Wednesday, September 20 - 6 p.m. and Thursday, September 21 - 10 a.m. Evicted: Poverty and Profit in the American City by Matthew Desmond Matthew Desmond takes us into the poorest neighborhoods of Milwaukee to tell the story of eight families on the edge. All are spending almost everything they have on rent, and all have fallen behind. The fates of these families are in the hands of two landlords: Even in the most desolate areas of American cities, evictions used to be rare. But today, most poor renting families are spending more than half of their income on housing, and eviction has become ordinary, especially for single mothers. In vivid, intimate prose, Desmond provides a ground-level view of one of the most urgent issues facing America today.
Wednesday, October 18 - 6 p.m. and Thursday, October 19 - 10 a.m. Small Great Things by Jodi Picoult "A woman and her husband admitted to a hospital to have a baby requests that their nurse be reassigned - they are white supremacists and don't want Ruth, who is black, to touch their baby. The hospital complies, but the baby later goes into cardiac distress when Ruth is on duty. She hesitates before rushing in to perform CPR. When her indecision ends in tragedy, Ruth finds herself on trial, represented by a white public defender who warns against bringing race into a courtroom. As the two come to develop a truer understanding of each other's lives, they begin to doubt the beliefs they each hold most dear"-- Provided by publisher.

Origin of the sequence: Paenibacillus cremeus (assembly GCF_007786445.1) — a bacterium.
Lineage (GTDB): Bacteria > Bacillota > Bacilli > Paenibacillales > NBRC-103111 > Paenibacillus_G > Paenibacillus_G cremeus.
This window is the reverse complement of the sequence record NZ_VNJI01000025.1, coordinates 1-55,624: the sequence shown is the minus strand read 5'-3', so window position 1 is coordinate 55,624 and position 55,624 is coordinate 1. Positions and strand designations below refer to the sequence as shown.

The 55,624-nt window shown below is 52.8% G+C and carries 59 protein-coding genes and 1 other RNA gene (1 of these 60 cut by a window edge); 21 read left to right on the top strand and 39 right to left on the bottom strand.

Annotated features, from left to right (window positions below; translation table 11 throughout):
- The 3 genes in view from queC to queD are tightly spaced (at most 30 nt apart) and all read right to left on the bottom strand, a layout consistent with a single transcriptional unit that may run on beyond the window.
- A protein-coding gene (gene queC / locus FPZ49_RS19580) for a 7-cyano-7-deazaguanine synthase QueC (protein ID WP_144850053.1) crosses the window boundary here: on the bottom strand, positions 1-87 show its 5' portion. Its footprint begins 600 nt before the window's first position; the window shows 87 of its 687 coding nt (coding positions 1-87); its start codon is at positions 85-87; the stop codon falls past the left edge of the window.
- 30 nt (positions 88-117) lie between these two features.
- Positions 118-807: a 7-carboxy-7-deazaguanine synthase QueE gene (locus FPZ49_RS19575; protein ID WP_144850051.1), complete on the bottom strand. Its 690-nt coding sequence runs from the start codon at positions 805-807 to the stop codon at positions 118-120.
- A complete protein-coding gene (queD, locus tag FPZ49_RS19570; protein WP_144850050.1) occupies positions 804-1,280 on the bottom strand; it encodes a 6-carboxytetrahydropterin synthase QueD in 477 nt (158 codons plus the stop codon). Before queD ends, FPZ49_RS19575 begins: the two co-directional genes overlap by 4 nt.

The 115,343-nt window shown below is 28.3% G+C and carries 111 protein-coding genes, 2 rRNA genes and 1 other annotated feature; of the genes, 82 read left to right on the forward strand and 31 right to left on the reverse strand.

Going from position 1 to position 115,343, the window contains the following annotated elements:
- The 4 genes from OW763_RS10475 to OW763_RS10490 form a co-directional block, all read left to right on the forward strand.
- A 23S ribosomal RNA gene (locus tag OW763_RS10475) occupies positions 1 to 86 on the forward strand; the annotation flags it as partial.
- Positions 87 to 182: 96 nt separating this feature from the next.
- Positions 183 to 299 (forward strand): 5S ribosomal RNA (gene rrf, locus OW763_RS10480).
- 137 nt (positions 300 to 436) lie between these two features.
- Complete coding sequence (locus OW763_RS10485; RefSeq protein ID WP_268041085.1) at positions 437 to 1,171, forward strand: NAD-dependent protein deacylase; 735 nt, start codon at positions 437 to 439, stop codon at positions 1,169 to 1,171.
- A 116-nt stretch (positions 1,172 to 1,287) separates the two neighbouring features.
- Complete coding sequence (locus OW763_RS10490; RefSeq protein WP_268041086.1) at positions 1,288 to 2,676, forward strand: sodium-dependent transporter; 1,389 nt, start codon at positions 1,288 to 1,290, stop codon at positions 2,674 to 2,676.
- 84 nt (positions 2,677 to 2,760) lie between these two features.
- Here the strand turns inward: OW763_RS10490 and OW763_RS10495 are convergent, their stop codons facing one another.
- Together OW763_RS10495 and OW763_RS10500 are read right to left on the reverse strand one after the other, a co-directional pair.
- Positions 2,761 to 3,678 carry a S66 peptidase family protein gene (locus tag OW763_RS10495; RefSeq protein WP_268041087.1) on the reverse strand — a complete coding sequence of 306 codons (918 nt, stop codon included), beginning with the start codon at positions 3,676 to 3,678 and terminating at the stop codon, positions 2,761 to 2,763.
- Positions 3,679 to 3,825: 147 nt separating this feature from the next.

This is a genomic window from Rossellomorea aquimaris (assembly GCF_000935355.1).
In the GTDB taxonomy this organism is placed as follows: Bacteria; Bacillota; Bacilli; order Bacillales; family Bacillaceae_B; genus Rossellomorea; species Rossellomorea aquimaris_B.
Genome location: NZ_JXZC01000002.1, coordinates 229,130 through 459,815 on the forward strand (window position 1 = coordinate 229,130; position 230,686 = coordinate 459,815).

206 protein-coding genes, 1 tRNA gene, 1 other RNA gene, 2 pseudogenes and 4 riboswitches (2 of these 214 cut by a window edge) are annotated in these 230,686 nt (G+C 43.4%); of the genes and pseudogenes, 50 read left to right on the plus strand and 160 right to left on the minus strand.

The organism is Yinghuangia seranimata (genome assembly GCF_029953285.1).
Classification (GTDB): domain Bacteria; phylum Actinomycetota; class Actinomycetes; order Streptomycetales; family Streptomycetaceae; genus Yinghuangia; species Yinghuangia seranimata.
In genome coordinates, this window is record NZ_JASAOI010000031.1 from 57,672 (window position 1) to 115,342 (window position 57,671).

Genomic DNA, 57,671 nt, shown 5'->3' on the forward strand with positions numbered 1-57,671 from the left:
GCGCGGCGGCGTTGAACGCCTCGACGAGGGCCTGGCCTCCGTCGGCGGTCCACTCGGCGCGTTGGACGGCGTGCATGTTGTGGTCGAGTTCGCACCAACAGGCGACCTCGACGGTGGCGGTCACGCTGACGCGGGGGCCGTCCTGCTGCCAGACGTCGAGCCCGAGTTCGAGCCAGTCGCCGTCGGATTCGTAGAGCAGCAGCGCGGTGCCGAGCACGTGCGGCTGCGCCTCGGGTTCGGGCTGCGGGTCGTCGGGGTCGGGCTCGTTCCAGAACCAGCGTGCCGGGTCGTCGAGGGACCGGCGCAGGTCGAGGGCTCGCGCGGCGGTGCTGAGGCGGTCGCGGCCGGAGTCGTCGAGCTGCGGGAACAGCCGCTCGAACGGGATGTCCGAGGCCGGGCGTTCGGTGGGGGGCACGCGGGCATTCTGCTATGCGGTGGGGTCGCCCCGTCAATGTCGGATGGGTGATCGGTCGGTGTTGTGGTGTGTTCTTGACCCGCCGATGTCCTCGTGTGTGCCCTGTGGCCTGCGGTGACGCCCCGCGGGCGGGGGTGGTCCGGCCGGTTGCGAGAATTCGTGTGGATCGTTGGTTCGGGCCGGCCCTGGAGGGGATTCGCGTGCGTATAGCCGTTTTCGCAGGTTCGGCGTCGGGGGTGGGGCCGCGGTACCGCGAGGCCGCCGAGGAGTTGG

Wednesday, November 15 - 6 p.m. and Thursday, November 16 - 10 a.m. The Little Red Chairs by Edna O'Brien A woman discovers that the foreigner she thinks will redeem her life is a notorious war criminal. Vlad, a stranger from Eastern Europe masquerading as a healer, settles in a small Irish village where the locals fall under his spell. One woman, Fidelma McBride, becomes so enamored that she begs him for a child. All that world is shattered when Vlad is arrested, and his identity as a war criminal is revealed. Fidelma, disgraced, flees to England and seeks work among the other migrants displaced by wars and persecution. But it is not until she confronts him-her nemesis-at the tribunal in The Hague, that her physical and emotional journey reaches its breathtaking climax.